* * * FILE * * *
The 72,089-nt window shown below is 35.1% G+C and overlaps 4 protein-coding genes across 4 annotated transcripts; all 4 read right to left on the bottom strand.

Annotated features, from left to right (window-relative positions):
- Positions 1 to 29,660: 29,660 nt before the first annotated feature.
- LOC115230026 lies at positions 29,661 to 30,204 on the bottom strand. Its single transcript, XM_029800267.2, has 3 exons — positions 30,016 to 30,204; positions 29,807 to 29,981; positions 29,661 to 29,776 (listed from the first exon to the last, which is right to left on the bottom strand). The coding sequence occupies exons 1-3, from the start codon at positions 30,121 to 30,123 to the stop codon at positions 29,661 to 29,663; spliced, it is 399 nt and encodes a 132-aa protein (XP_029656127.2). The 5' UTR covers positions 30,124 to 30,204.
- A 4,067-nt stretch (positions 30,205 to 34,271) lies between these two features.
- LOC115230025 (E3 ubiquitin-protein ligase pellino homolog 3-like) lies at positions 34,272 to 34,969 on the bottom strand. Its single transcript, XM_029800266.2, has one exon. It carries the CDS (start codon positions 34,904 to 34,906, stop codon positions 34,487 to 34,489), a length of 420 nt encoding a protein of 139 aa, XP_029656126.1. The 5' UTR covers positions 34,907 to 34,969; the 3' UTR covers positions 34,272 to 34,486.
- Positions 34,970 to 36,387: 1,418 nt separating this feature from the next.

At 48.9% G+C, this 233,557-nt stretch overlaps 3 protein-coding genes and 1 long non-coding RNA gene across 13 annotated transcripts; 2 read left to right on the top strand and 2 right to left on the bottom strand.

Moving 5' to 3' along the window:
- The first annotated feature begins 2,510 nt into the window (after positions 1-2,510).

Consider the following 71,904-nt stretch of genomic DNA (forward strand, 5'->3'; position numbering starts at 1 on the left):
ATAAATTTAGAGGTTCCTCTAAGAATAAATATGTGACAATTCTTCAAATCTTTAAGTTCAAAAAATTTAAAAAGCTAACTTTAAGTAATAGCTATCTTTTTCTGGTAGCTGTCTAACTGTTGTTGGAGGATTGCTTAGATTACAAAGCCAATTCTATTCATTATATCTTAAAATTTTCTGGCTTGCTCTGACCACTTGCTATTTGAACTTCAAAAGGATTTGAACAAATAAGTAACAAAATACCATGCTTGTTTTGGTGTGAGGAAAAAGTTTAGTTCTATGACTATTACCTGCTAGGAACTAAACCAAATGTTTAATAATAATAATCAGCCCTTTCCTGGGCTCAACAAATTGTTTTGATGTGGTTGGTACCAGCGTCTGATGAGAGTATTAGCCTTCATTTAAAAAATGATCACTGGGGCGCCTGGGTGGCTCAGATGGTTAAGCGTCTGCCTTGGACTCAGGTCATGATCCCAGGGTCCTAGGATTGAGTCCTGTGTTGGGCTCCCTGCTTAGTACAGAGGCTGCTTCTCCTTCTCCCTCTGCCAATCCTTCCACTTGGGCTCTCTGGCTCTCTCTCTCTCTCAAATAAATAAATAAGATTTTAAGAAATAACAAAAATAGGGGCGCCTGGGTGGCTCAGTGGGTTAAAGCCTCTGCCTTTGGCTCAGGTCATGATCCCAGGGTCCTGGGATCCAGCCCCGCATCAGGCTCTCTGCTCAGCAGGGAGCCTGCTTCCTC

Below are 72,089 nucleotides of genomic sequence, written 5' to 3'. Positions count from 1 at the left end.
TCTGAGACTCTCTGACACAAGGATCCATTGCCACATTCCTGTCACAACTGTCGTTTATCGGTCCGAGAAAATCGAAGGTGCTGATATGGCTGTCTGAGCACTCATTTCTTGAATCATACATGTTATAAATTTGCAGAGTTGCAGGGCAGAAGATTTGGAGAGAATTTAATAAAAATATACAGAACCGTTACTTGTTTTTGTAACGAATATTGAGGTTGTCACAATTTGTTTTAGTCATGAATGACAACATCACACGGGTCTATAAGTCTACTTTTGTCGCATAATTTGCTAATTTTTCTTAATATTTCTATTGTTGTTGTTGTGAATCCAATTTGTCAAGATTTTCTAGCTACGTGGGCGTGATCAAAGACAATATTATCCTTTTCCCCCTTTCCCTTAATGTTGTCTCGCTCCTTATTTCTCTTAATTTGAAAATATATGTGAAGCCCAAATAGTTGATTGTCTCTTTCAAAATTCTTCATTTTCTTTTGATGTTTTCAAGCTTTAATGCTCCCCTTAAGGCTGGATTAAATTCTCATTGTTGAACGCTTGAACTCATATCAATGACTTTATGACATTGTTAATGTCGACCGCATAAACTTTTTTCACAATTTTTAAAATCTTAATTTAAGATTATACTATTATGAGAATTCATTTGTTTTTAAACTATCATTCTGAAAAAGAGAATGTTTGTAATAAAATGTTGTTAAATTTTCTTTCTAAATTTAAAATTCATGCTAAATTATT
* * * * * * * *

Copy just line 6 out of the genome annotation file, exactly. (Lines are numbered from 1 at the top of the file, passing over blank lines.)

- LOC115230025 (E3 ubiquitin-protein ligase pellino homolog 3-like) lies at positions 34,272 to 34,969 on the bottom strand. Its single transcript, XM_029800266.2, has one exon. It carries the CDS (start codon positions 34,904 to 34,906, stop codon positions 34,487 to 34,489), a length of 420 nt encoding a protein of 139 aa, XP_029656126.1. The 5' UTR covers positions 34,907 to 34,969; the 3' UTR covers positions 34,272 to 34,486.